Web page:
The singular difference between police and others is that the police are authorized to use force. Sometimes, that force kills people. When is the use of deadly force justified – and when is it murder?
In the Derek Chauvin trial, the defense argued that George Floyd died due to an underlying heart condition and his use of methamphetamines and fentanyl, not Chauvin’s knee on his neck. Their argument didn’t work in Chauvin’s case, but it does raise an interesting question. If someone the police encounter is on drugs, are the police to blame if that person dies in an altercation with the officers?
What are the standards for lethal force? How do courts decide whether an officer’s use of lethal force is appropriate, under the circumstances?
Primarily, it comes down to reasonableness. The Fourth Amendment to the U.S. Constitution protects Americans from “unreasonable” searches and seizures, which includes arrests. What is a “reasonable” use of deadly force?
The way the courts look at the issue is based in a 1989 U.S. Supreme Court decision in a case called Graham v. Connor. In that case, the court decided that any use of force must be evaluated from the officer’s perspective.
“The ‘reasonableness’ of a particular use of force must be judged from the perspective of a reasonable officer on the scene, rather than with the 20/20 vision of hindsight,” wrote Chief Justice William Rehnquist for a unanimous court.
Jurors must focus on the officer’s state of mind in the moment
Graham v. Connor made clear that jurors in excessive force cases can’t use hindsight to determine whether an officer’s use of force was reasonable. Instead, they are to consider what a reasonable officer would have done in the same circumstances, which includes the officer’s perception of the danger.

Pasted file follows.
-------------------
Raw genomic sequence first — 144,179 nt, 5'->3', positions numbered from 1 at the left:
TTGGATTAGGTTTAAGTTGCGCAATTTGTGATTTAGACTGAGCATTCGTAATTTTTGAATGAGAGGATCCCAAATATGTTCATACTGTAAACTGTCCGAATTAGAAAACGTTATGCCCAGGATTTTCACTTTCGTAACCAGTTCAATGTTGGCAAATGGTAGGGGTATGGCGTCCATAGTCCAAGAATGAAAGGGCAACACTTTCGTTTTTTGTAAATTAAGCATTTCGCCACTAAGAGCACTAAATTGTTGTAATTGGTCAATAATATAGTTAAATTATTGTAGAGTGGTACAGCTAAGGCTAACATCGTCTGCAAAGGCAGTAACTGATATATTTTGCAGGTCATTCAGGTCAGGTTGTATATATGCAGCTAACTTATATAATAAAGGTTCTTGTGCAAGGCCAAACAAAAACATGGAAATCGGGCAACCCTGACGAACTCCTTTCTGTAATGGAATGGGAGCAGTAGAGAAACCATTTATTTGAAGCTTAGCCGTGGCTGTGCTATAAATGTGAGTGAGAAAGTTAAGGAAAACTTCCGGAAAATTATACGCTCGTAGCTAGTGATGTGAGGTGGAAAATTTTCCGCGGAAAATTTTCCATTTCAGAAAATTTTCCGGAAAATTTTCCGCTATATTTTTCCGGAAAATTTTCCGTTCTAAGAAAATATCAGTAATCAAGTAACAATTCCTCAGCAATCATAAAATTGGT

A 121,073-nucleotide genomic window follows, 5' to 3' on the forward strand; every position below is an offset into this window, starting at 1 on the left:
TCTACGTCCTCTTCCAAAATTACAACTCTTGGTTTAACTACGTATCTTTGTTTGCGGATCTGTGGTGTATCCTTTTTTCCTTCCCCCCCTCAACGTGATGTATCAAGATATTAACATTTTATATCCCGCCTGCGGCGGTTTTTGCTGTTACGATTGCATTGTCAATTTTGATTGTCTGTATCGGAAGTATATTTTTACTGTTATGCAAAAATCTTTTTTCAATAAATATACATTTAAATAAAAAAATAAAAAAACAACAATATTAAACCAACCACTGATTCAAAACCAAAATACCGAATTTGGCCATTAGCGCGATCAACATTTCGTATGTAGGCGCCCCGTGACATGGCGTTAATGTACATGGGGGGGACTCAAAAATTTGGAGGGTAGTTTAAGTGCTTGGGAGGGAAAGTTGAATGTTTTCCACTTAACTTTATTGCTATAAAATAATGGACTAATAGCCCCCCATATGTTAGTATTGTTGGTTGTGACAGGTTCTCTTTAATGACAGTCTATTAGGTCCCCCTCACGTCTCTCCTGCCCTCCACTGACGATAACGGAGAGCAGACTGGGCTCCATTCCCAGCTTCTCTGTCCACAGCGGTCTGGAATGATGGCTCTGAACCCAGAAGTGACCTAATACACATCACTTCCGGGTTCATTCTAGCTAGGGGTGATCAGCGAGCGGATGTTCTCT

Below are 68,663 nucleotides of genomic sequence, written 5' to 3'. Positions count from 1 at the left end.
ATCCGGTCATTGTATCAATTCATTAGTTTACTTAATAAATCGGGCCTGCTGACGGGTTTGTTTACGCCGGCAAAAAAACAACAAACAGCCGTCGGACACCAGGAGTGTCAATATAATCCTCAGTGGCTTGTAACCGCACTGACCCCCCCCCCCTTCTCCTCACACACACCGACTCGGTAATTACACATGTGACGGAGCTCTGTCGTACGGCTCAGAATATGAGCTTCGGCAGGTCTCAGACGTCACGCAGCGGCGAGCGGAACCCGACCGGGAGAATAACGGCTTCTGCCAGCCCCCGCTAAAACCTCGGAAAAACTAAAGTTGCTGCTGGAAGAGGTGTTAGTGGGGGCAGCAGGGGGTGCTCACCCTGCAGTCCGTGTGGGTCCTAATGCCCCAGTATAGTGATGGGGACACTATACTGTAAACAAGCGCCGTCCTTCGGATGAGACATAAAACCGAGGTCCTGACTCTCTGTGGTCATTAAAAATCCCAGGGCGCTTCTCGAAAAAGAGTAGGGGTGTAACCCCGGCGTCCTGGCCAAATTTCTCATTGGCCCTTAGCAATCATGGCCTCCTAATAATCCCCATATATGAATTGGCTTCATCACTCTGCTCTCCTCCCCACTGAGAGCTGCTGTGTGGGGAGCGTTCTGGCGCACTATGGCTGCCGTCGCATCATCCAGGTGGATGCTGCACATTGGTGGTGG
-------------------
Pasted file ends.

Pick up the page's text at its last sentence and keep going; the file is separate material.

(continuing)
In other words, if an officer genuinely believes his or her life was in danger, they may reasonably use deadly force even if other, less-lethal options were available and even if hindsight reveals that the officer was not actually in danger.
One of the circumstances to be considered is the victim’s use of drugs. Some drugs can cause changes in both arousal and judgment, making users of those drugs potentially dangerous. Someone who is high on certain drugs, such as PCP, could act unpredictably and put the officer’s safety at risk. In some cases, officer training says, people using certain drugs can become stronger than they otherwise would be.
According to the Associated Press, George Floyd had both methamphetamine and fentanyl in his system when he died. Pills containing those drugs were also found on the scene. Was Floyd a danger to officers due to the influence of these drugs?
Floyd was a large man and the 911 call leading up to the arrest did claim Floyd seemed intoxicated by alcohol and possibly something else. When Chauvin arrived, two other officers were struggling with Floyd. Chauvin’s initial attempt to take control of the situation may have been reasonable.
The doctrine of Graham v. Connor has been responsible for many officers being acquitted after using deadly force in situations where hindsight would not allow it. All that is required is for jurors to believe the officer acted reasonably, considering everything the officer knew and believed at the time.
An officer’s suspicion that someone may be on drugs is a common underlying factor in the decision to use force, even deadly force. Yet not all drugs have the ability to confer extra strength or even to promote unpredictable actions.
Nevertheless, courts often view officers’ use of deadly force to be a split-second decision in a chaotic, threatening environment and refuse to second-guess it.